Taylor and tradition both start with the letter T for a reason. From the odd game of watermelon tag known as Melon and Gourd to the ESPN-featured basketball game christened "Silent Night," we have more tradition than a "Fiddler on the Roof" performance.
When entering any hall on campus, one cannot escape the crazy customs from the school in the middle of a cornfield. The following offers a taste of traditions freshmen will experience in their living spaces:
According to senior Rachel Pfeiffer, her favorite Bergwall Hall tradition literally breaks the ice. The third floor pick-a-date, a sort of hall-wide group date, visits an ice rink in Fort Wayne. Similar to a blind date, the other members of the floor choose the prospective plus-one for each girl.
"Trust the upperclassmen and participate," Pfeiffer advises. "We promise we'll get a great date."
Breuninger, nicknamed "Breu," features an open house which bleeds red, white and blue months after the Fourth of July.
Every hall features various open houses in which students spruce up the floor based on a theme, but this particular patriotic party has earned full marks for its decorations and originality in years past.
Junior Lizzy Doty has mentioned one decoration which stood out to her the most last year: a world map where participants signed their names by where they came from. "I loved looking at it after (the open house finished) to see the different states, cities, and even countries represented at Taylor!" Doty says.
On select Saturdays, senior Jaylin Gadel, along with several of English Hall's 200-some members, pack the lobby in pajamas with steaming cups of tea in one hand and a plate of pancakes in the other.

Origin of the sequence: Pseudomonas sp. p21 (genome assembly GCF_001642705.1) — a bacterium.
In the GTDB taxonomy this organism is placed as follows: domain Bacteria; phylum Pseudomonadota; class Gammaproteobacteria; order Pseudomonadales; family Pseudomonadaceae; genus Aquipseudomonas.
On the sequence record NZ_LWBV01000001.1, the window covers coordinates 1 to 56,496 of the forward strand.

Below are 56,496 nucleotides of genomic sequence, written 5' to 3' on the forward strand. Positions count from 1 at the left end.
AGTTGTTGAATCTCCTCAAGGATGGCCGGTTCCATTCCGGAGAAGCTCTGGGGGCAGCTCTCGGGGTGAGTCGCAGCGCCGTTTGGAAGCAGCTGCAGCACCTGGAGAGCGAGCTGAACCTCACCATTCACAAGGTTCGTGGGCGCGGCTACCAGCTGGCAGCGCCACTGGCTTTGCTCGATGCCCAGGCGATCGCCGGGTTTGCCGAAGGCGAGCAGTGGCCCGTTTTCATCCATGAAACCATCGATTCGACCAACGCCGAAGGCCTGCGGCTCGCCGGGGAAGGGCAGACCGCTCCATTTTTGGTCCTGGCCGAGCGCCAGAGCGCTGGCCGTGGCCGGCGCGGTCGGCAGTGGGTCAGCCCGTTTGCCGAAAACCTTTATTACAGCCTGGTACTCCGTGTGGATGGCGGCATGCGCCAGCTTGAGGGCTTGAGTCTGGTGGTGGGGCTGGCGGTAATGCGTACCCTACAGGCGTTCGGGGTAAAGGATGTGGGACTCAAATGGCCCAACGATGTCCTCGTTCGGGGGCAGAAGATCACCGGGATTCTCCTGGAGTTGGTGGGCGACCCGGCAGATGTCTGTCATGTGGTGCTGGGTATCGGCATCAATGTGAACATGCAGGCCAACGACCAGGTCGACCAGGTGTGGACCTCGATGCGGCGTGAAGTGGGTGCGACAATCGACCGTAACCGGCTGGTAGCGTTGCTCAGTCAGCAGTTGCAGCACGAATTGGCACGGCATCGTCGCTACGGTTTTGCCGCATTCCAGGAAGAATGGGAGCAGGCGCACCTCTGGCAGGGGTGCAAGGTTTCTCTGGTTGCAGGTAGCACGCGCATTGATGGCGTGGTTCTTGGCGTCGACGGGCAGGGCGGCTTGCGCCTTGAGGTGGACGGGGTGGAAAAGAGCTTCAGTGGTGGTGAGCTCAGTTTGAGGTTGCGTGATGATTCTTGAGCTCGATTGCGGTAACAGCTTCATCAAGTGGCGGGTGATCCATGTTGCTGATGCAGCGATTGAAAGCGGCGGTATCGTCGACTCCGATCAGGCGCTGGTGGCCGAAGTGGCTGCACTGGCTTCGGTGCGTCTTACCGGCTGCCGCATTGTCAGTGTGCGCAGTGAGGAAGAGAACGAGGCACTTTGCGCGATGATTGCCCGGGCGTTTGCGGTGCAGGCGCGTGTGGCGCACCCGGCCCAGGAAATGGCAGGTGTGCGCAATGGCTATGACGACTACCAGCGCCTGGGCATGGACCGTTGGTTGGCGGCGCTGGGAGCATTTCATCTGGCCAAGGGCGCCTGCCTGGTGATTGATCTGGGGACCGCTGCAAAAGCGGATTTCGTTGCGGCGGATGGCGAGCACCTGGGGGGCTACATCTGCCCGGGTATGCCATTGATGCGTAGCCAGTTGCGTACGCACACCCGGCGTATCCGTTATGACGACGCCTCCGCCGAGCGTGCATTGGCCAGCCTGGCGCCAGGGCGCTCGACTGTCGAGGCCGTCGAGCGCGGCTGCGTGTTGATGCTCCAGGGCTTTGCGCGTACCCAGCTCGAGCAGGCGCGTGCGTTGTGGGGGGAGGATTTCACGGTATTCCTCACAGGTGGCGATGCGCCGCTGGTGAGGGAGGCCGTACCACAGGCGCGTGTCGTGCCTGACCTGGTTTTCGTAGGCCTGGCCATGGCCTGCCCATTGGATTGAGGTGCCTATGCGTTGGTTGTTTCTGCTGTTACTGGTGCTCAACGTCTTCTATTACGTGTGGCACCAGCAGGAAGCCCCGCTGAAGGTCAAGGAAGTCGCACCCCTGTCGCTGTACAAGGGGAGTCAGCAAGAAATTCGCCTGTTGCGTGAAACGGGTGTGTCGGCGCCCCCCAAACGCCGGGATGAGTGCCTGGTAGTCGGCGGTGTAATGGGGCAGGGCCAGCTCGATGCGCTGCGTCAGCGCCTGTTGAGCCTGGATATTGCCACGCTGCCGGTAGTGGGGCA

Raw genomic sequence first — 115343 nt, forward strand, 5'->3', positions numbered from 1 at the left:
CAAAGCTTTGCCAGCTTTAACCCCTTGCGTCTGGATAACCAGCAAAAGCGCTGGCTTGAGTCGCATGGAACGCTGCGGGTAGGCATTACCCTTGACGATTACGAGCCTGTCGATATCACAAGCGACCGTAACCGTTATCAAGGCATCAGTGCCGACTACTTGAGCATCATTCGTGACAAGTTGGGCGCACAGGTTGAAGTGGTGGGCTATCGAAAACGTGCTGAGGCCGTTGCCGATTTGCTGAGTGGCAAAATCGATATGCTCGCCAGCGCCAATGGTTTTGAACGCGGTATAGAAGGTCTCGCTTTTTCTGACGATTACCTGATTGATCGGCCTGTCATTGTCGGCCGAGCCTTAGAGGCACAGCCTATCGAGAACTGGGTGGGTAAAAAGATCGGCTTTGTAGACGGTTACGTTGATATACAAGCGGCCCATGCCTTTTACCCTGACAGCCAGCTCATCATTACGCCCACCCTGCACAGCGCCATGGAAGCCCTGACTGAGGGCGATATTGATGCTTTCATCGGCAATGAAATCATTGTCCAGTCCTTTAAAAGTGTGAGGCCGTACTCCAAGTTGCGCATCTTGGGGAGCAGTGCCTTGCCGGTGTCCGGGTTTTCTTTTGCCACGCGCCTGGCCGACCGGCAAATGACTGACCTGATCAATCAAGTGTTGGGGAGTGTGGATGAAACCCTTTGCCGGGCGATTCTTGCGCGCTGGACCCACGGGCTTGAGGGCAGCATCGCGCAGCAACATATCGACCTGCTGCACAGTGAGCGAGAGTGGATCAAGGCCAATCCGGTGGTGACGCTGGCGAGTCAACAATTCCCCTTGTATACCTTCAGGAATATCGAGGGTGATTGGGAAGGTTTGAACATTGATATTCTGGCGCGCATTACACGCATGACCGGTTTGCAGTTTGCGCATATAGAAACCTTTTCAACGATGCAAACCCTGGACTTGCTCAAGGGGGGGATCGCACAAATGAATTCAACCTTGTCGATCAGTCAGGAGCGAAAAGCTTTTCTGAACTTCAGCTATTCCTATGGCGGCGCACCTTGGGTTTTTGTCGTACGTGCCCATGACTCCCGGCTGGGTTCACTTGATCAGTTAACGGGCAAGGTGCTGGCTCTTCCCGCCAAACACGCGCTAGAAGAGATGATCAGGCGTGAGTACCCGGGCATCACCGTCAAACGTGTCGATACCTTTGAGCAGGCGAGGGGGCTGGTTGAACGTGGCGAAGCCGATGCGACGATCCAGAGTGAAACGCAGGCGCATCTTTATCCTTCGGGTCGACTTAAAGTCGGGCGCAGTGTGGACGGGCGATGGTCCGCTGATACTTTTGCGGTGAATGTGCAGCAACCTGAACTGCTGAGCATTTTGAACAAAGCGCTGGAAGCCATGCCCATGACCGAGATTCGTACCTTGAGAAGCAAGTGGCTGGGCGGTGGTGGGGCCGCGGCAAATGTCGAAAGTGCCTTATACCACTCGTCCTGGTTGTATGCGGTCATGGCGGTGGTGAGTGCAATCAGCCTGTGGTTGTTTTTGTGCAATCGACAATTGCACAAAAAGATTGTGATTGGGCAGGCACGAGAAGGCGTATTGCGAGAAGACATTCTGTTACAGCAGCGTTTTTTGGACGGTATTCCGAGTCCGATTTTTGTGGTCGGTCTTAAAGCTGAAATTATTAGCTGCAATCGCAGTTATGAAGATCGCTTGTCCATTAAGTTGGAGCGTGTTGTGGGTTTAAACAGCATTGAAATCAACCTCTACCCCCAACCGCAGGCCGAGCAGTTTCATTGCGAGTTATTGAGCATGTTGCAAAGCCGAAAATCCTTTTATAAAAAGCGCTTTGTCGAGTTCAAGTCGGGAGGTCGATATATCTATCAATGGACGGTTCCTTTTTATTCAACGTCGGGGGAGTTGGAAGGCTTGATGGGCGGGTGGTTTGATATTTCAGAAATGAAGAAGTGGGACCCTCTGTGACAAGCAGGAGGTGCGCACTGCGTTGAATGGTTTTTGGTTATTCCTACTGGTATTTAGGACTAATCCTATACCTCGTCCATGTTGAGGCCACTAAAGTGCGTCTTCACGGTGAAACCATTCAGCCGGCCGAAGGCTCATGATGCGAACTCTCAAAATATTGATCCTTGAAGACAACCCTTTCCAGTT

English Breakfast Tea offers a time to connect with English residents and a chance to hear Hall Director Julia Hurlow discuss topics such as transition. Gadel encourages freshmen to take up any chance to glean advice from Hurlow's personal experiences, which are reflected in these talks.
"The final exams are coming!"
The Paul Revere-like proclamation could send students racing for the library to study and cram a semester's worth of notes. But the statement also brings out a tradition known as Java Haus, a hall-wide talent show packed in Gerig's lobby.
Ranging from trivial to talented, senior Cameron Eckman says previous years' talent shows have included acts such as slam poetry, relay races, whistling and Jimmy Fallon thank-you notes.
Food fights never end in middle school, at least, not for Third Center Olson (3CO).
On a tarp outside the hall, the wing-mates fling spaghetti and sauce at each other. Sophomore Mallory Tyree advises not to expect anything when heading into the pasta battle: "There might be literally a cup of pasta." However, she does assert how much fun her floor has with the tradition.
The traveling dance party known as "Swallow Robin Open House" belongs to the second floor of this hall. Junior Chris Arpin says this impromptu music party ventures from dorm to dorm, slowly gathering students, until they reach the Swallow Robin lobby. For Sammy and non-Sammy students alike, Arpin says, "Jump in, and just have fun."
Two months into the school year, this small hall at the edge of campus transforms into what sophomore Ben Bethel calls "a fully functioning Halloween experience" known as Swalloween.
Last year, Swalloween garnered itself in dead leaves, cobwebs and spooky music tracks, with each floor exhibiting a different theme, including the Legend of Sleepy Hollow.
That was all the advice sophomore Steven Mantel could give for Third Center's running of the bulls tradition. For this event, members of the wing adorn themselves with white shirts and mustaches and sprint through each hall away from "raging (inflatable) bulls." Music often accompanies this stampede through nearly every dorm at Taylor.